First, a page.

MAIN STORY: It has just been over five decades since Bhutan opened her door to modernisation ushering in many changes. One of the significant changes is in food culture.
Due to the country’s difficult terrain and lack of communication, regions developed their own food culture that evolved over the centuries.
The people of Haa and Paro in the west of the country recently celebrated Lomba (new year) with their special local delicacy known as Hoentey – dumpling made from sweet buckwheat flour and stuffed with green turnip leaves, amaranth seeds, cottage cheese and butter mixed with red chili powder, onion and ginger.
When the people of Haa celebrate their new year with Hoentey, Parops do with Jomja – a local version of pizza, which is cooked with rice powder kneaded into dough and garnished with a paste made from walnut, red chili powder, ginger and onion. In the same valley, locals known as Bjawops also celebrate their local festival called Naru with a cake made from roasted rice mixed with butter and honey.
And Nyilo is just around the corner. Nyilo is celebrated in western parts of the country such as Thimphu, Punakha, Wangdue, Haa and Paro, coinciding with the Winter Solstice. This is also an occasion to celebrate the day with special regional food.
During Nyilo, children go around singing Loley to the neighbours. They receive various gifts such as rice, meat, butter, eggs, sugar, tealeaves and cheese. They collect the gifts and go for picnic.
Many western regions celebrate Nyilo with a rice cake garnished with ezay or a feast of traditional Bhutanese food. But the people of Bumthang in the central region celebrate the day with Puta, a noodle made from sweet buckwheat flour and garnished with red chili powder, onion, ginger and amaranth seeds.
In the southern parts of the country, during the festival of Dassain, which is celebrated in the month of October, families prepare Shelroti from the paste of rice flour that is fried in oil in the form of rings. They prepare them for their consumption as well as to give them to the relatives and friends. The families also make other delicacies such as Kheer and Dakani, both made from white rice and milk.
Pema Wangmo, mother of three, said Bhutan has rich and strong food culture. “Food symbolises abundance and prosperity. That’s why they are vital part of offerings on special occasions.”
In Bhutan, formal ceremonies begin with the offering of Zhudey Phunsum Tshogpa and Marchang, which is an offering of rice, suja tea, fruits, nuts, and local alcohol. Other offerings such as dresi, shamdrey and droem dizang are also prepared during special rituals.
Offering food without expectation is also an essence of Buddhism and compassion, which most of the Bhutanese practice, Pema Wangmo said. “The food tradition has been handed down from generation to generation, with each generation making their own modifications and innovations depending on availability of ingredients.”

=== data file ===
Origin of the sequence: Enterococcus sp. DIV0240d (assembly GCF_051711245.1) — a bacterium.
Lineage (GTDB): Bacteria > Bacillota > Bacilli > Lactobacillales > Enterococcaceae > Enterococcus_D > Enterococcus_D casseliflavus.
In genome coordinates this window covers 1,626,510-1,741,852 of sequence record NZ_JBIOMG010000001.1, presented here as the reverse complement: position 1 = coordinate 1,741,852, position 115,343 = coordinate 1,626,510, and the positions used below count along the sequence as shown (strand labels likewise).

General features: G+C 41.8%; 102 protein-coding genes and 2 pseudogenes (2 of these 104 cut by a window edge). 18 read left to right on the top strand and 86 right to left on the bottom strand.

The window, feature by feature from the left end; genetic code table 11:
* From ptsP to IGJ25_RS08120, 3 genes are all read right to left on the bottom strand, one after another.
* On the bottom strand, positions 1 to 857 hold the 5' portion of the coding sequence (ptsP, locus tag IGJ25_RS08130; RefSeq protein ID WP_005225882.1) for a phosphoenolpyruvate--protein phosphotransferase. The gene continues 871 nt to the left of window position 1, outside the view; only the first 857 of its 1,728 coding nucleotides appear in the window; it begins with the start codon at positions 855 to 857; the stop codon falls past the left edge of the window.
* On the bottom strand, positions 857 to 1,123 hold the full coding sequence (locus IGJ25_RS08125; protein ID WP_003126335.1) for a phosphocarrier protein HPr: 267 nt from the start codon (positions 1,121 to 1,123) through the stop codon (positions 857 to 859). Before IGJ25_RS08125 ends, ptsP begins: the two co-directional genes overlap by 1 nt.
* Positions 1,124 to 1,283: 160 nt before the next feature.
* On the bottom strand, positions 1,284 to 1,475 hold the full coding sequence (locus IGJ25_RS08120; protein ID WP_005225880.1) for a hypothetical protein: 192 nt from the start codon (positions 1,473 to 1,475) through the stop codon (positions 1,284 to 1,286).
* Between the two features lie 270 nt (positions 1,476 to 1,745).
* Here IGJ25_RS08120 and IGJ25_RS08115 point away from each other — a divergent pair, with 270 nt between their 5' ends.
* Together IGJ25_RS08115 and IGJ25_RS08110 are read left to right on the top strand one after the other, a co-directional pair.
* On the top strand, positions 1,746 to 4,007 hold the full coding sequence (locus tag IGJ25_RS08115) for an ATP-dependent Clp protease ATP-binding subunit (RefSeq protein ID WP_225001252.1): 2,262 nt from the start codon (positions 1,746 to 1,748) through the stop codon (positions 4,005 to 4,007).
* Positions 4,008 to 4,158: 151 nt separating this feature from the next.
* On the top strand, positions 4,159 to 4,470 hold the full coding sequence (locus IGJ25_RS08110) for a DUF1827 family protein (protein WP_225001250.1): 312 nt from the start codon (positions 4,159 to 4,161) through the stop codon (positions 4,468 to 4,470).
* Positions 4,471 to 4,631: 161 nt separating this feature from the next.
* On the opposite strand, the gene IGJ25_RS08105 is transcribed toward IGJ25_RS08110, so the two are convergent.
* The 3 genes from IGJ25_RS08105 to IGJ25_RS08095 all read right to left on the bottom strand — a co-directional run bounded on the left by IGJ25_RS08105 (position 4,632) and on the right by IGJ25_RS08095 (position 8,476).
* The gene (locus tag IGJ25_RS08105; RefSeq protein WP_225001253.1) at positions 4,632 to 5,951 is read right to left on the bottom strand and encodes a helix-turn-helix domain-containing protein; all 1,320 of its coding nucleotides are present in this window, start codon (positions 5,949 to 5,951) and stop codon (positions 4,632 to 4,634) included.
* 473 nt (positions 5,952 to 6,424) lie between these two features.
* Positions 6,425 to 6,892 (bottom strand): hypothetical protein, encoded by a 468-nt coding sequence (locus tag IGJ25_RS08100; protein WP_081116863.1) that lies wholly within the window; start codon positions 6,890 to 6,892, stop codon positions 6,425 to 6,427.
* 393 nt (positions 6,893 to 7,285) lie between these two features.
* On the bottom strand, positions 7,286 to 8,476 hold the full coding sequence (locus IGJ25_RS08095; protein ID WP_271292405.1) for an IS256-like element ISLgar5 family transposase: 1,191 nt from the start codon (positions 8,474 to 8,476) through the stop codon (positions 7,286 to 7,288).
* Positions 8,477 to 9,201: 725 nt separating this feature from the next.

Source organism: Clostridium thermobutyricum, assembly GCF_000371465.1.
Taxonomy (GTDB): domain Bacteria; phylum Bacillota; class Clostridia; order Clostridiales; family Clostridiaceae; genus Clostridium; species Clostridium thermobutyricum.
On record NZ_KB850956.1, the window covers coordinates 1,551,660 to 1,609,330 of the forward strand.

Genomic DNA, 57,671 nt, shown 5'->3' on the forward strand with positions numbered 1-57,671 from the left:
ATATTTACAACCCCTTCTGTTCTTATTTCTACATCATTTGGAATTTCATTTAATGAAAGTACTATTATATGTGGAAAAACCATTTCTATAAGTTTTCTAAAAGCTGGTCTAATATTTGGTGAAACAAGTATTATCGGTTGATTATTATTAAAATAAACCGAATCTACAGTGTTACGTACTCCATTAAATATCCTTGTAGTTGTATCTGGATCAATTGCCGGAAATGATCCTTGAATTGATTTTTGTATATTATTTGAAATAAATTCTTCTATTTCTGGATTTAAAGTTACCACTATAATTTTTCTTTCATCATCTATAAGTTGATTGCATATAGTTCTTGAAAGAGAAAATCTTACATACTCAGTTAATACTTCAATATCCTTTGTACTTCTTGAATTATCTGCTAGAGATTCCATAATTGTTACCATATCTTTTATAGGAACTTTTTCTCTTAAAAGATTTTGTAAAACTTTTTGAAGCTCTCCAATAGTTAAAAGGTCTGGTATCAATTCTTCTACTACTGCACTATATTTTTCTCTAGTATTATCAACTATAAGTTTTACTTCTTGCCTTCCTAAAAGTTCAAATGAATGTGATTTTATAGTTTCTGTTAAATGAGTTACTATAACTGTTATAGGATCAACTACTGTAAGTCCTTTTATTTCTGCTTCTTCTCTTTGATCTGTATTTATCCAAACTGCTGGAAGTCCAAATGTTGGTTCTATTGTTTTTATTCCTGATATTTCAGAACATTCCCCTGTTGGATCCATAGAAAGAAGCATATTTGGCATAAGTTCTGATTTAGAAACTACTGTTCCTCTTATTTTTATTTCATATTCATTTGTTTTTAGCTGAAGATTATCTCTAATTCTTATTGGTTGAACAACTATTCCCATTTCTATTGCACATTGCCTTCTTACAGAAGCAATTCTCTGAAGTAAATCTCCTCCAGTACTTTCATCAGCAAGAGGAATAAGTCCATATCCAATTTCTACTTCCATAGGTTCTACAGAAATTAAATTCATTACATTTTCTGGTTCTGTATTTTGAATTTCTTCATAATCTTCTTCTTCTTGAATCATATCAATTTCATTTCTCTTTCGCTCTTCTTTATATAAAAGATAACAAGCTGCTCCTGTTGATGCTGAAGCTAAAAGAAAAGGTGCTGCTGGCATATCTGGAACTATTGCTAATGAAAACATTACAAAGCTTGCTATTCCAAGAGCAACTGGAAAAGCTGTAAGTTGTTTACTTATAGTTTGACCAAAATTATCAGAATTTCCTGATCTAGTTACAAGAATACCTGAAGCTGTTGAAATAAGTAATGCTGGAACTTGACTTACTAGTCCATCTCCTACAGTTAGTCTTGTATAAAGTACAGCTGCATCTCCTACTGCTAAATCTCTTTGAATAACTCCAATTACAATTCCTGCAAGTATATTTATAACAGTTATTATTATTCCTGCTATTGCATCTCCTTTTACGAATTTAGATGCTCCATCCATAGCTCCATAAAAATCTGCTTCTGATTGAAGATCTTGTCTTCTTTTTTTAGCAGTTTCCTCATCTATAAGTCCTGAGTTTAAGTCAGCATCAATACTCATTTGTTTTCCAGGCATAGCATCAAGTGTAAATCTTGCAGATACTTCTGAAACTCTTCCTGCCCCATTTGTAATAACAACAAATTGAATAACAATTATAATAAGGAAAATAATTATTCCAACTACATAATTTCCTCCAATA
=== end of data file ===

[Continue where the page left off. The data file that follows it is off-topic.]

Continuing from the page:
Although the exact origin and history of Bhutanese dishes cannot be known, the word ‘dru-na-gu’ meaning the ‘nine cereals’ is an indication that our forefathers ate much the same food as we do today.
Today, with the advent of modernisation, several dishes have been introduced in the country through foreign influence, especially from India and Tibet. These dishes have changed the Bhutanese taste and have become very much part of Bhutanese menu. Besides momo, thukpa, roti, bread and Indian cuisines, sandwiches and pizza have made their way into the country.
Dried pork – 150g
Dried beef – 150g
1 ball of datse (cheese)
Several spring onion
Dried red chillies/fresh green chillies
2 tbsp oil
Chop meat about half-inch size and cook well with water and oil. Add cheese, chillies, onion and eggs and cook again for about 5 minutes. Mix well and garnish with spring onions. Serve gravy with rice.
This dish can be prepared either dry or with gravy. Chillies can be dried, steamed or fresh. This dish is best enjoyed with rice.
Authentic Bhutanese Cook Book
Locally known as Buksa Makhu, it is the Bhutanese version of Pasta. Prepared from fine wheat flour mixed with sugar, it is a special cuisine of the southeastern dzongkhag of Samdrupjongkhar.
Jambuli or wheat flour noodle is made from wheat flour and is flavoured with a mixture of pepper (thingye) and chillies. It is also considered special cuisine from Bumthang dzongkhag.
Dzongkhags’ specialty list
Thimphu : Shamdray
Zhemgang: Bum-Pai-Cha (Bamboo shoot)
Tsirang: Khir and Da-Ka-Ni
Monger: O-Ray-To (Bean Rice)
S/Jongkhar: Buk-sa Mar-Khu
Samtse: Puri Alu-Dham